When it comes to texts and phone calls, it’s best to err on the side of caution. If you’re receiving a call or text from an unknown number, it may be a scam. In 2021, the FTC received 377,840 reports of fraud stemming from text message solicitations alone—with losses totaling $131 million. Do not click any links or respond to any text messages from an unknown source, as it can direct you to a phishing website designed to steal your money and information. In some cases, it may even contain malware—malicious software—that can wreak havoc on your device. While it can be tempting to respond to an unknown number, when you answer robocalls or reply to spam texts, you may be unwittingly increasing your future risk of spam attacks by confirming your phone number is active. You can always report unwanted texts by forwarding them to 7726 (SPAM) and reporting other potential scams to the FTC at ftc.gov/complaint before blocking the phone number. In addition, call-blocking apps through your wireless provider or a third-party developer, such as Hiya or RoboKiller, can drastically cut down on the amount of spam calls and robocalls you receive.

Don’t give out your information

One of the most valuable things you own is your information. And technology makes it easier than ever to access and collect personal details about you. Scam artists use a variety of techniques to con you into giving them your personal information. They may try to incentivize you with promises of free prizes, gift cards, or loans. They may also try to tap into your emotions by threatening you or creating a sense of urgency (e.g., a compromised account, a problem with your payment, or a fake package delivery notification). To protect yourself, never provide any sensitive or personally identifiable information—including your passwords, account number, date of birth, social security number, or taxpayer identification—over a text, phone call, or email you receive. Once scammers have your information, they can use it to make fraudulent purchases, access your accounts, obtain new lines of credit, or even sell it to other scammers. Remember, Allegiance Bank will never ask you to send us your personal information, such as personal identification numbers (PINs), passwords, account numbers, or other sensitive information by electronic means.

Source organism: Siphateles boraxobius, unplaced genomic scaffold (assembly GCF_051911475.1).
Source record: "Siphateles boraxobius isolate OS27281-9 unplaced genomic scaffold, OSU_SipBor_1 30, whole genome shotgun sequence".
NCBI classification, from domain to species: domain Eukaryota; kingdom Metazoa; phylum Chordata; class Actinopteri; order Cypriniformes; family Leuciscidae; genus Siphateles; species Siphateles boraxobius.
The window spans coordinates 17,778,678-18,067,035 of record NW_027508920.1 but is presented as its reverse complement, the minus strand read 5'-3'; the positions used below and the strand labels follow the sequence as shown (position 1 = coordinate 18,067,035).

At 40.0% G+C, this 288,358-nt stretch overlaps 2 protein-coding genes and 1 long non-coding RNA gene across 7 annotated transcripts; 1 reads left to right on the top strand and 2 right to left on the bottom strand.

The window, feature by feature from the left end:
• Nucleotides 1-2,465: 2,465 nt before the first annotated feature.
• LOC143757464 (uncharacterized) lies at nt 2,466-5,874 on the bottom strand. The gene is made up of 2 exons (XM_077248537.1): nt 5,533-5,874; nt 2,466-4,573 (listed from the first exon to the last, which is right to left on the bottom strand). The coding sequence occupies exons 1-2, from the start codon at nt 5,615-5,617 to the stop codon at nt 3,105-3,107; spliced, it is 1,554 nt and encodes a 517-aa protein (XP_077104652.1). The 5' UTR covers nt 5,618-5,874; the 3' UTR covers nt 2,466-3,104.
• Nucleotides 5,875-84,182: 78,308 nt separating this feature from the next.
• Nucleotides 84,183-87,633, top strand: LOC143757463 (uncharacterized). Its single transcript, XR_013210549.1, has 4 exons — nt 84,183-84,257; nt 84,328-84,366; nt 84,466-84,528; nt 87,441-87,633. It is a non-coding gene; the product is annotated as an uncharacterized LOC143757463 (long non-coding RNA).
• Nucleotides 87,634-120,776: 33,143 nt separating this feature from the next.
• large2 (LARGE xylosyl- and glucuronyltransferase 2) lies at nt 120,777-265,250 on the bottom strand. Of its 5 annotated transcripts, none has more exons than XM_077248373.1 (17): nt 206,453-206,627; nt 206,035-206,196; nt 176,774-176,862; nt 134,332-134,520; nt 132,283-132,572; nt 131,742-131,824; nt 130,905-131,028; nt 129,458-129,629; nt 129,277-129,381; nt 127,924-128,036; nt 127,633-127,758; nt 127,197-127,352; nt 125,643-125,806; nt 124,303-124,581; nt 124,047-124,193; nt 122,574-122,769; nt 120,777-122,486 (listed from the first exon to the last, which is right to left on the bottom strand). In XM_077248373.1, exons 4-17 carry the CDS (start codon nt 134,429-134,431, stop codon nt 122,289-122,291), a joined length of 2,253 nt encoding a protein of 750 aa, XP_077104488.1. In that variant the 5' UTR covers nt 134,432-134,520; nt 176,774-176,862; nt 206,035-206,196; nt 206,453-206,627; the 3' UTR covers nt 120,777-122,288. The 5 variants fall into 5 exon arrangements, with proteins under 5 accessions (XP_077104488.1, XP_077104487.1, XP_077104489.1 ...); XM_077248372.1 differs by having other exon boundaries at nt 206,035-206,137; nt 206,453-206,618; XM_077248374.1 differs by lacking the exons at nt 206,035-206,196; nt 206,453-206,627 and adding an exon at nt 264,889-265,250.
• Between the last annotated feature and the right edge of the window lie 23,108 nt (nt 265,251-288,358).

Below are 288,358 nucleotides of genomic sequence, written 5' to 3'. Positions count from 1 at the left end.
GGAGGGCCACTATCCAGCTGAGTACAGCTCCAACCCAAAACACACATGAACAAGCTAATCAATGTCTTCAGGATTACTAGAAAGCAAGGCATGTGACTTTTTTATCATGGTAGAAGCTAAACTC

Do your own research

Fraud is on the rise, so it’s important to stay skeptical about communications you receive. Watch out for emails, text messages, or phone calls that ask you to click a link, verify your information, or send money. While many communications may seem to be from a legitimate source, it’s best to verify and do your own research. For example, if you receive an email from Allegiance Bank about your account, go to a separate web browser and visit our website directly.

Once you’ve lost money to a scam, it’s often gone for good. But it is sometimes possible to get your money back. Allegiance Bank’s Fraud Service Center can help you monitor suspicious activity and dispute fraudulent transactions.

For more tips on how to protect yourself against fraud, read more about Allegiant Bank’s Fraud Security. If you feel you or someone you know may have been a victim of a scam, contact Allegiance Bank immediately.